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Stormy Weather - emergency landing in 1944

24 May 1944, at 14:25, a B-17G makes an emergency landing near Skærtoft and Myrholm, at Nørreskoven Als, with the pilot and co-pilot on board.

The B-17G bomber, also known as the "Flying Fortress", has taken off from Polebrook Air Base in England. Stormy Weather, which belongs to the 351st Bomb Group, 8th U.S. Air Force, is acting as the lead aircraft on a bombing raid on Berlin.

Despite some engine difficulties shortly before Berlin, the crew successfully completes the bombing run, but on the return trip, two of the four engines fail. The pilot hands over command to a similar aircraft and continues home towards the base when the third engine is hit by FLAK (German anti-aircraft artillery - Flugabwehrkanone) fire over Helgoland. The pilot now changes course and makes every effort to reach Sweden and neutral ground, but mistakes the area and turns in over the island of Als.

The third engine stalls, the aircraft loses even more altitude and the pilot orders the crew to parachute out. Back on board, the pilot and co-pilot now try to find a suitable place to make an emergency landing for one engine. There are no flat areas and the emergency landing occurs in a low-lying field near the forest, Nørreskoven Als, it is so violent that the aircraft is jerked over behind the wings, so the other eight crew members would probably not have made it through unscathed.

The pilot, Captain Robert B. Clay and co-pilot, 1st Lieutenant Frank Hatten survive the landing and head for Myrholm, where they are met by Peter Clausen and his wife Marie. They don't speak English, but still manage to make them understand that this is unfortunately not neutral Sweden they have crashed over, but German-occupied Denmark. Frank Hatten is the only one who is injured, during the emergency landing he has been sitting with his head out of the plane's window to help steer and he get's the ugly cut on his forehead washed.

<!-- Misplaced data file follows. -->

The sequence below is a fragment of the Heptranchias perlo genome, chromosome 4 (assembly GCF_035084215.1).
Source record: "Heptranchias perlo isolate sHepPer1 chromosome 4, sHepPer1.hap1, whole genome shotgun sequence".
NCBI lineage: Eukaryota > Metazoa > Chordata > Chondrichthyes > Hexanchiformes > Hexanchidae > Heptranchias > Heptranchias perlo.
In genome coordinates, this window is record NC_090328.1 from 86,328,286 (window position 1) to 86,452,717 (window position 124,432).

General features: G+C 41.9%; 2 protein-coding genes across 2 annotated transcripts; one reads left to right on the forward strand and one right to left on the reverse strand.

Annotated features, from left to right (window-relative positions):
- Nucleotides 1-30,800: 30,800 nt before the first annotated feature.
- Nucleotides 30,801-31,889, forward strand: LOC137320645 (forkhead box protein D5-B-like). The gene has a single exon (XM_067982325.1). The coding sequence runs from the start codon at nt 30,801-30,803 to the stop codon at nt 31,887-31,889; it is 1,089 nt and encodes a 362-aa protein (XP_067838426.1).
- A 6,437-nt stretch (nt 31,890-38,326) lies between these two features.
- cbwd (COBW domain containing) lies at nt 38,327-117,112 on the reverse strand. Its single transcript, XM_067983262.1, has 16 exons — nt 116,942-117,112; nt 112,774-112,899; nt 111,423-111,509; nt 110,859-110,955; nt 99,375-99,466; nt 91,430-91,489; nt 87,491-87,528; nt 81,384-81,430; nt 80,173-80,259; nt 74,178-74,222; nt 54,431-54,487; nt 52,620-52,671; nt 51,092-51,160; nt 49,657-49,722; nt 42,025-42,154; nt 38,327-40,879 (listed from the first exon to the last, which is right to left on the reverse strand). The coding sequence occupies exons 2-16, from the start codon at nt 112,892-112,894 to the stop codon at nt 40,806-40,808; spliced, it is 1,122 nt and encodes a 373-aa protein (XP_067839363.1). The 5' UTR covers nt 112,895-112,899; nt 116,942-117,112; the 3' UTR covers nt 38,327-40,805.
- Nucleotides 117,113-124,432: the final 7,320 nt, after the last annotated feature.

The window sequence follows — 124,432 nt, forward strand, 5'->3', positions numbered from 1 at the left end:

Unlike many other planes that crash in the area around Als and Sundeved, the crew members of Stormy Weather survive. They were imprisoned in the German camp Stalag III and were able to return to America after the end of World War II.

The memorial to Stormy Weather features a propeller from a similar aircraft and was unveiled at a commemorative event in 2004. Flowers are laid on the anniversary of the crash landing.

The crew of Stormy Weather:
Capt. Robert Blaine Clay, USAAF (pilot)
1st Lt. Frank Hatten, USAAF, (co-pilot)
1st.Lt. Marshall Ray Pullen, USAAF (navigator)
1st Lt. George Walker Arnold, USAAF (bomber)
T/Sgt. Charles Bernard Jilcott, USAAF (aeronautical engineer and top turret gunner)
T/Sgt. Frank Heward Belsinger, USAAF (radio operator and gunner)
S/Sgt. Daniel Harvey Surprise, USAAF (left side gunner)
S/Sgt. Franklin Leroy Travis, USAAF (right side gunner)
S/Sgt. Michael De'Marie, USAAF (ball turret gunner)
1st.Lt. James Hareld Wimmer, USAAF (rear gunner)